As with most issues in the film, you can blame bad writing. Screenwriter Nic Pizzolatto’s transition out of the first season of True Detective has been rocky at best and downright embarrassing at worst and his work here – admittedly credit is shared with a not-so-desirable partner in Richard Wenk (The Expendables 2) – serves as further proof that his initial breakout might have been but a flash in the pan. Pizzolatto and Wenk try to forklift in a multicultural angle that evaded both originals – the uber white-washed Japanese and American versions – but end up shoaling theoretically positive efforts at inclusion in sloppy, off-centered character development.
Joining the band of all Americans – including Vincent D’Onofrio’s soft-spoken grizzly man Jack Horne and Ethan Hawke’s haunted war legend Goodnight Robicheaux – are an Asian! (Byung-hun Lee) A Mexican! (Manuel Garcia-Rulfo) and even a Native American! (Martin Sensmeier). While those of the less pigmented persuasion – Washington not included – are privy to defining character traits like being regretful, humble, pompous or vengeful, the non-White characters are mostly reduced to types. As in – you guessed it! – stereotypes. Sensmeier’s Comanche warrior Red Harvest and Lee’s blazin’-fast-shooting Billy Rocks particularly are little more than the color of their skin and the skill set they possess in battle: a flurry of red arrows and a swizzle of yellow blades.
There’s not much evidence of urgency or poignancy in Fuqua’s retelling of this classic nor do the multicultural updates translate as well as they should in 2016. When the movie pivots from the recruiting stages (where it should have really spread out and had room to breathe) to the bullet-blitzkrieg shoot-em-up (which it could have trimmed down easily), the affair becomes humdrum and slick, and one may find themselves day dreaming of Kurosawa’s streamlined but thoughtful three-and-a-half-hour epic instead.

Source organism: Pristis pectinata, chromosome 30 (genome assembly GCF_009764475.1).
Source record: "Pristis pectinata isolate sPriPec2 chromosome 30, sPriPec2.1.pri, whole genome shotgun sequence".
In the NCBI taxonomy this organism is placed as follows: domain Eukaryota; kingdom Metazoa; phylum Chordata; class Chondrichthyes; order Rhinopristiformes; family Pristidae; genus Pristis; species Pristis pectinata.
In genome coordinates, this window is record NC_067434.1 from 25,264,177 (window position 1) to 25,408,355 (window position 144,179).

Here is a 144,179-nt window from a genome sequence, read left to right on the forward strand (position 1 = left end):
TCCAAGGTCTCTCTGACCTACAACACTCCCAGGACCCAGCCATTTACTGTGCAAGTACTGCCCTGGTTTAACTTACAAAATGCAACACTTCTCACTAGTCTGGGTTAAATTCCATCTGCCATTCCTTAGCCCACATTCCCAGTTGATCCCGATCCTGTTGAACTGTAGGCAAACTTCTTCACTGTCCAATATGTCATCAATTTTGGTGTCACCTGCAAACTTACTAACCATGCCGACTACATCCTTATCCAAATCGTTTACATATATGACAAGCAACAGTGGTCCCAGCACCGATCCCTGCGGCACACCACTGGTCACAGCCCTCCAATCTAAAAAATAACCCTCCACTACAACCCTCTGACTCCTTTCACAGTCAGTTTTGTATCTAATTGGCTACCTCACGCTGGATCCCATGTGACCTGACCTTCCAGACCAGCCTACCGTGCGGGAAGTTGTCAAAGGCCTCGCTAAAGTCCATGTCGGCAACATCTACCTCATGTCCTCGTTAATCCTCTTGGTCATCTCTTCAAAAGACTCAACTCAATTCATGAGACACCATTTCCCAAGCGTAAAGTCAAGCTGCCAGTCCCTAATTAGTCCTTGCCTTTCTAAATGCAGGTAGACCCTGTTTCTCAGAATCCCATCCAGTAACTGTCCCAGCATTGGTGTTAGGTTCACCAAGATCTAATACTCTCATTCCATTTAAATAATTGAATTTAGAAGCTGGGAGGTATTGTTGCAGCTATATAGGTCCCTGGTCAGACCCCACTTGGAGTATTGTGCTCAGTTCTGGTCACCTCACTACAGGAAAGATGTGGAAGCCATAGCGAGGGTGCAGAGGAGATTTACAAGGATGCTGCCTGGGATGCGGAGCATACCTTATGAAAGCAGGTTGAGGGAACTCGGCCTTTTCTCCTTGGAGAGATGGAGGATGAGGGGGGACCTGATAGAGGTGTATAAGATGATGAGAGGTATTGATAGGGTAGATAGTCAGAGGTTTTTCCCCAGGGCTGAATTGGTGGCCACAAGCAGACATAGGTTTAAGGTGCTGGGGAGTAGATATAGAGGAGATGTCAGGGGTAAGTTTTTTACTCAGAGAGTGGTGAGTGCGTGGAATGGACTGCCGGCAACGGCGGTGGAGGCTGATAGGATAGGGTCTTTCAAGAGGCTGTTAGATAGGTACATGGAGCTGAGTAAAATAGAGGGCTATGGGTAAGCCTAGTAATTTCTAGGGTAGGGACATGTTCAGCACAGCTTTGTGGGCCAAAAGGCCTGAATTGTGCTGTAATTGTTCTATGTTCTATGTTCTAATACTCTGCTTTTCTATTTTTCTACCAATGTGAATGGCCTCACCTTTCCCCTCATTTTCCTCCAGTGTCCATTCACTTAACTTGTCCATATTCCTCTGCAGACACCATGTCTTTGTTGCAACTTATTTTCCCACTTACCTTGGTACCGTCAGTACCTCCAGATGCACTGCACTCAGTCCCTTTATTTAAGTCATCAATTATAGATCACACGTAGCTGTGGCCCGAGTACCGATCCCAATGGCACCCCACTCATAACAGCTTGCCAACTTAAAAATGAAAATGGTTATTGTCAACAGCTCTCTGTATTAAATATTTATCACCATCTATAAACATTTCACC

Working to Fuqua’s advantage: a high-caliber cast who dial up the swagger to account up for deficits in thematic nuance and character richness. Chris Pratt plays another scoundrel – this time of the heavy-drinking, cigar-chewing, card-shark variety – and his showy bombast is as immensely watchable as Denzel somberly reflecting in his quiet moments. Things are taken to their nature conclusion but not much is learned along the way. The fact remains: no character – regardless of their skin shade – really gets to dig deep and have their moment in the sun, proving the straw that ultimately breaks The Magnificent Sevens already overloaded back is its strange unwillingness to actually make its seven truly magnificent.
CONCLUSION: There’s nothing on the screen to suggest that this remake of ‘The Magnificent Seven’ actually needed making but for what is is – a lightweight family-friendly adventure movie with a tremendously likable cast – it’s mostly watchable popcorn fodder, if a bit draggy and overly action-oriented.